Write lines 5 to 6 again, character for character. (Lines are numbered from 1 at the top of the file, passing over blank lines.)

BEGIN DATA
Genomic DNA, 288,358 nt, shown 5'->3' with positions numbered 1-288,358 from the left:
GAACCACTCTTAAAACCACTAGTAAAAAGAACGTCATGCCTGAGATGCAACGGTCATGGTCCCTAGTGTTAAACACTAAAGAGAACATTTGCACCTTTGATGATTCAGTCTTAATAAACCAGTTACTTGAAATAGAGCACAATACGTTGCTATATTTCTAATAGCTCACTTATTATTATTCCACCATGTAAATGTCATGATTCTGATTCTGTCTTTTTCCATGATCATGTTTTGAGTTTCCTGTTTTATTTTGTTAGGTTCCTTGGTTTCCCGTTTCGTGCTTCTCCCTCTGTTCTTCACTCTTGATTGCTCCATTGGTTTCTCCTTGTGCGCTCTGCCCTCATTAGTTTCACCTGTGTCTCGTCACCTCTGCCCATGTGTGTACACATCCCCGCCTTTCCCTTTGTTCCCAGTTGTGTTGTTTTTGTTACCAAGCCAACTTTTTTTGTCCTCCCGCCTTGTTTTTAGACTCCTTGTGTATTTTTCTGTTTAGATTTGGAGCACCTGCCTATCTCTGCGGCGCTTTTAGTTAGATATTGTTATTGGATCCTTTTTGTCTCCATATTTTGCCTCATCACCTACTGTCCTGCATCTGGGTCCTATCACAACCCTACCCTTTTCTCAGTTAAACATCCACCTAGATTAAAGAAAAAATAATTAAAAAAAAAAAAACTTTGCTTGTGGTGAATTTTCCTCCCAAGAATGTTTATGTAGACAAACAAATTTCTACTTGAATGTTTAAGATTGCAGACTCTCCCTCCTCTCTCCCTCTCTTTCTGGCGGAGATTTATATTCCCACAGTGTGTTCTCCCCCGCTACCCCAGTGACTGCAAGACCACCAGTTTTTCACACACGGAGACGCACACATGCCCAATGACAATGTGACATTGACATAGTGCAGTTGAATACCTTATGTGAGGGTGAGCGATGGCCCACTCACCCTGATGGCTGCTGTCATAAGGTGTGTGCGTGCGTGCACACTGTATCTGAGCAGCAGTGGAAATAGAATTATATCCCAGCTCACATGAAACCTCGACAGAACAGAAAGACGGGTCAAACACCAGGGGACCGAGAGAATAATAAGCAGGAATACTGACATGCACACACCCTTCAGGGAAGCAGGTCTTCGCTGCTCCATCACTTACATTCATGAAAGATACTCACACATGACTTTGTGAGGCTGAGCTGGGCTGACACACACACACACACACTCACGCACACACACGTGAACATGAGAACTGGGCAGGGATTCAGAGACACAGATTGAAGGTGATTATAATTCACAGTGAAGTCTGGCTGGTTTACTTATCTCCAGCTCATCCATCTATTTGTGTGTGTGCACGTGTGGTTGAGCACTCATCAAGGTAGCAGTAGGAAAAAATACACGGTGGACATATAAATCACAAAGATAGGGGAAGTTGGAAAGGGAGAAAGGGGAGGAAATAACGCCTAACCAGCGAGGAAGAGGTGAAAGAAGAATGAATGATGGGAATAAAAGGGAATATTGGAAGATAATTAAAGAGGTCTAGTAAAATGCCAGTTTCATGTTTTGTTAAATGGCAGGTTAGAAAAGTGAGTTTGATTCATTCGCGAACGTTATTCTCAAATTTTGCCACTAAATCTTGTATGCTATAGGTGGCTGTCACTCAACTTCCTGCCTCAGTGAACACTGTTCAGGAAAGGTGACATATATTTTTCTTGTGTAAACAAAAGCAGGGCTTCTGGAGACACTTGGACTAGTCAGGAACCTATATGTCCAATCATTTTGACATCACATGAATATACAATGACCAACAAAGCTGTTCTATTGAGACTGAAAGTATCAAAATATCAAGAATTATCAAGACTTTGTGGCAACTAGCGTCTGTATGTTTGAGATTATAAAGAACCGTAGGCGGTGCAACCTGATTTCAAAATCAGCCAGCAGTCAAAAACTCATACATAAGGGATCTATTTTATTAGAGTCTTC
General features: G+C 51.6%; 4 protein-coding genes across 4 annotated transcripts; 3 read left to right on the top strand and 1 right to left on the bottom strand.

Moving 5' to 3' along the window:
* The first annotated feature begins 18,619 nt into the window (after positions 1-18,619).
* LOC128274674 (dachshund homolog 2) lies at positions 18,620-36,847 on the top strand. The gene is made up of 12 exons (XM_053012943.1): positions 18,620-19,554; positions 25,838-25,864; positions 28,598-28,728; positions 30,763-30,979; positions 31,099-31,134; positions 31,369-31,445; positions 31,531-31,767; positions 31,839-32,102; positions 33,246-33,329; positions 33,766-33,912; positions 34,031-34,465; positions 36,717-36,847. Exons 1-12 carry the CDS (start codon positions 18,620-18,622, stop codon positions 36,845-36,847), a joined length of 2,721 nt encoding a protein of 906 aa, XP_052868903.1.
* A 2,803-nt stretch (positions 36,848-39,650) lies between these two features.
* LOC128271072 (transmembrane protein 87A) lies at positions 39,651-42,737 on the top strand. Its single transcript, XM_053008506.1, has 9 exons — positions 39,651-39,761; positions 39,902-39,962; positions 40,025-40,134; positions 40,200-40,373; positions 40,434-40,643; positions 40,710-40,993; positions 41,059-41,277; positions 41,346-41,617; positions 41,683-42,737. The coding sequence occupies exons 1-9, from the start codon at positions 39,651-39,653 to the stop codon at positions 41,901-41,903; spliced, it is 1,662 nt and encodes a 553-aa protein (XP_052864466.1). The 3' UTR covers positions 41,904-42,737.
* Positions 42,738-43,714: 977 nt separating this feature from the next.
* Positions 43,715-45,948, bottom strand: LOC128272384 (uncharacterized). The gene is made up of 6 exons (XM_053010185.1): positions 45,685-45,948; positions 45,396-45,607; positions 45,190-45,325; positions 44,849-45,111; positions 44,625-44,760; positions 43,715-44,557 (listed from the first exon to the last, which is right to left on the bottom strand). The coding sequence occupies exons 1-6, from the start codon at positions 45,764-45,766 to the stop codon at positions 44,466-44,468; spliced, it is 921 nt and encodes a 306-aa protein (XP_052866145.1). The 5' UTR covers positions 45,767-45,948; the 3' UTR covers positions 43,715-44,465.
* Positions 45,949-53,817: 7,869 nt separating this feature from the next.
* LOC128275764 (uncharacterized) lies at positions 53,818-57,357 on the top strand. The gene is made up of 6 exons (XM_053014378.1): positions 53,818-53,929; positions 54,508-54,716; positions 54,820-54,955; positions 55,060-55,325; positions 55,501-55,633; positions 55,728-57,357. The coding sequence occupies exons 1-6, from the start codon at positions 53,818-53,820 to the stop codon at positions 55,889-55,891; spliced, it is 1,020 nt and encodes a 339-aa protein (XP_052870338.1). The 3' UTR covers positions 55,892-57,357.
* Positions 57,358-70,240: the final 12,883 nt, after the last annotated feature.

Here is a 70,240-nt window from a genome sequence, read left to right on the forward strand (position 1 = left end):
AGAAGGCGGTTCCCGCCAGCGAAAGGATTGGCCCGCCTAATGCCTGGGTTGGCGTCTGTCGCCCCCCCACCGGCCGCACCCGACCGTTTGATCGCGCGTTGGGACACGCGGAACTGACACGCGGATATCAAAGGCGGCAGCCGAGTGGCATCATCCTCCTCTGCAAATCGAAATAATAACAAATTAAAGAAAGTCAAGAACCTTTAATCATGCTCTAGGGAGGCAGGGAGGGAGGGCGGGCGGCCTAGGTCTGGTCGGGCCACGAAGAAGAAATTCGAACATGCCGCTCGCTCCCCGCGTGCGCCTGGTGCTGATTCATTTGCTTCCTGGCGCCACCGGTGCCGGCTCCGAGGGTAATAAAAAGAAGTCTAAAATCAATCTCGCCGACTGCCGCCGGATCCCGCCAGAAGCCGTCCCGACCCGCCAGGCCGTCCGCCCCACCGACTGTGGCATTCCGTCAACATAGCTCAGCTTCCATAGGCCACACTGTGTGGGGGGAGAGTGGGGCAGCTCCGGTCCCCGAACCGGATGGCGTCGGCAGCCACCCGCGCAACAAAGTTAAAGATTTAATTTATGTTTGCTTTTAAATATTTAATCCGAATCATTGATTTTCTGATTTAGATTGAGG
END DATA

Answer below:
* The first annotated feature begins 18,619 nt into the window (after positions 1-18,619).
* LOC128274674 (dachshund homolog 2) lies at positions 18,620-36,847 on the top strand. The gene is made up of 12 exons (XM_053012943.1): positions 18,620-19,554; positions 25,838-25,864; positions 28,598-28,728; positions 30,763-30,979; positions 31,099-31,134; positions 31,369-31,445; positions 31,531-31,767; positions 31,839-32,102; positions 33,246-33,329; positions 33,766-33,912; positions 34,031-34,465; positions 36,717-36,847. Exons 1-12 carry the CDS (start codon positions 18,620-18,622, stop codon positions 36,845-36,847), a joined length of 2,721 nt encoding a protein of 906 aa, XP_052868903.1.